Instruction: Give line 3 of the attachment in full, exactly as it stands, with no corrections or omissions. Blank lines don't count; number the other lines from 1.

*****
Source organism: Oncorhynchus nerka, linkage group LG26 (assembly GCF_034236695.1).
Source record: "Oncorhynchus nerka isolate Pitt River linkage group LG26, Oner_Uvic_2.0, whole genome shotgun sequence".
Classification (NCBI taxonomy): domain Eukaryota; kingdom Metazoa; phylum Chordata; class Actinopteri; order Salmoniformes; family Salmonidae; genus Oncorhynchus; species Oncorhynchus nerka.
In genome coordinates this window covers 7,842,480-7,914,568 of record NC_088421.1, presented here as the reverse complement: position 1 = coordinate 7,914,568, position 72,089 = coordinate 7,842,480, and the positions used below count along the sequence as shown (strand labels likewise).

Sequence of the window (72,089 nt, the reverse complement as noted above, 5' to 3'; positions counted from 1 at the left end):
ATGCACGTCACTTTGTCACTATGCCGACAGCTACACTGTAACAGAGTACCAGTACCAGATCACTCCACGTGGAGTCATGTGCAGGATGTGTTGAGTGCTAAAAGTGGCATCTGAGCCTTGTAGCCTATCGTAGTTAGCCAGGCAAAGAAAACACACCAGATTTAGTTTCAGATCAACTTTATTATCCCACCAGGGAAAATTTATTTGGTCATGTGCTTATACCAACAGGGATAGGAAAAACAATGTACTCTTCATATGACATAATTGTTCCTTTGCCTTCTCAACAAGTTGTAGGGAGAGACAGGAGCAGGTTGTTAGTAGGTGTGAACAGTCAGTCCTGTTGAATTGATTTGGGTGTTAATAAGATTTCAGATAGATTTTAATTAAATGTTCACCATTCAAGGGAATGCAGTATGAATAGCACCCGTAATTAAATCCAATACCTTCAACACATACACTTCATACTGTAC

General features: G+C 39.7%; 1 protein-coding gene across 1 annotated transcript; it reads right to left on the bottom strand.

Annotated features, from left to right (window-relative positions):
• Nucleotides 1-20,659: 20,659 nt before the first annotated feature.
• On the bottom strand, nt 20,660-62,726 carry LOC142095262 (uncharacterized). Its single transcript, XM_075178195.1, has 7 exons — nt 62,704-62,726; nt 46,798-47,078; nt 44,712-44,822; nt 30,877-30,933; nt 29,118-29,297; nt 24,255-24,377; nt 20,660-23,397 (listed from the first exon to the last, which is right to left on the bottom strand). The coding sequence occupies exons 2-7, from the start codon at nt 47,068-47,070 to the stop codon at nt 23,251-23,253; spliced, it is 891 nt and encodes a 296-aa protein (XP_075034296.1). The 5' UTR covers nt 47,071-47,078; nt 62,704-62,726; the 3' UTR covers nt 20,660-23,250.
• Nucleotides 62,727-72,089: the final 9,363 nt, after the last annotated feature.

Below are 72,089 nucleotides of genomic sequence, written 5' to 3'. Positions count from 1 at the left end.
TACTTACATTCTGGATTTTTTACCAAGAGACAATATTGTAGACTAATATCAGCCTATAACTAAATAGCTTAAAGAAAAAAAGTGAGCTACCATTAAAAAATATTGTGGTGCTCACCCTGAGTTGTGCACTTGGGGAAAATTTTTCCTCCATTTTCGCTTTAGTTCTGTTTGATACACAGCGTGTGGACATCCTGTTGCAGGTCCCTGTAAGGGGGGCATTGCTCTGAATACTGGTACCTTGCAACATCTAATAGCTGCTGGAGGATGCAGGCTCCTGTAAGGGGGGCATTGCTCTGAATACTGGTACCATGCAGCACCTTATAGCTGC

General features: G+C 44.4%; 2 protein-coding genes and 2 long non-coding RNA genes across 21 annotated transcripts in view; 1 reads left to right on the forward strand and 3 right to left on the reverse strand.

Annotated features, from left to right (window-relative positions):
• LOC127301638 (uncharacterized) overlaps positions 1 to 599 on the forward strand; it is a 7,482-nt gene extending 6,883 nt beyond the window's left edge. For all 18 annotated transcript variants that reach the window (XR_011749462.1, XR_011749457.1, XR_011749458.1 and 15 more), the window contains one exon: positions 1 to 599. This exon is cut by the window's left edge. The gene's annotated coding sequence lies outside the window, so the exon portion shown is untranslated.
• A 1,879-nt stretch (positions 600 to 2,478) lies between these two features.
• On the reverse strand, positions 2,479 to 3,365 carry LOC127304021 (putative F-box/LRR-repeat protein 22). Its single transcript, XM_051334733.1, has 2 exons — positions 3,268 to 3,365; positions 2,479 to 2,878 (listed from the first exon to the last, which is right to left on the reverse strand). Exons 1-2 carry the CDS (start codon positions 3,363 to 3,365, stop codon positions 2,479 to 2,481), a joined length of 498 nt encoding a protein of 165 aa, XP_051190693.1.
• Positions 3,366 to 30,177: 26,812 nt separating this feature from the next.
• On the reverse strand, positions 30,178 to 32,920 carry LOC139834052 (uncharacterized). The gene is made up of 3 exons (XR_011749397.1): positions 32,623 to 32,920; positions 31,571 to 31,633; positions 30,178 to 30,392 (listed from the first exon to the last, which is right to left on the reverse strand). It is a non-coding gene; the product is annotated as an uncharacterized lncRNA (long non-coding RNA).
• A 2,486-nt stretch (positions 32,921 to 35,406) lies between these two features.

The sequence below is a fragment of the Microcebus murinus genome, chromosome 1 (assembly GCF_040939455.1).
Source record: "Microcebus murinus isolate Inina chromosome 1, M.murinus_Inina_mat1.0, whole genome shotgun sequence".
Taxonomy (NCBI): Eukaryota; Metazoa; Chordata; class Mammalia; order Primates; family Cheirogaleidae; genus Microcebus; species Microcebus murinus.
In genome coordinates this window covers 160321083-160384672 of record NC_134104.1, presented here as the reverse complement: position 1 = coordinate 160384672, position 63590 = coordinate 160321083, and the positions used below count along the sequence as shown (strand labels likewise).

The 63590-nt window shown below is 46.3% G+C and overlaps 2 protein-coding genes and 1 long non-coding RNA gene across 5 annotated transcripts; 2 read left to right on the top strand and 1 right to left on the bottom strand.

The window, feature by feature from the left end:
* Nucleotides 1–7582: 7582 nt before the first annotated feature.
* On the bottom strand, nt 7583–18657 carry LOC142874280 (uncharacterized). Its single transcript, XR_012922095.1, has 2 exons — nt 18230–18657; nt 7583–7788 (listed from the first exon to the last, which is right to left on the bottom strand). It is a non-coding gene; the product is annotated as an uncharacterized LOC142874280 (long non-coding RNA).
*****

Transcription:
Classification (NCBI taxonomy): domain Eukaryota; kingdom Metazoa; phylum Chordata; class Actinopteri; order Salmoniformes; family Salmonidae; genus Oncorhynchus; species Oncorhynchus nerka.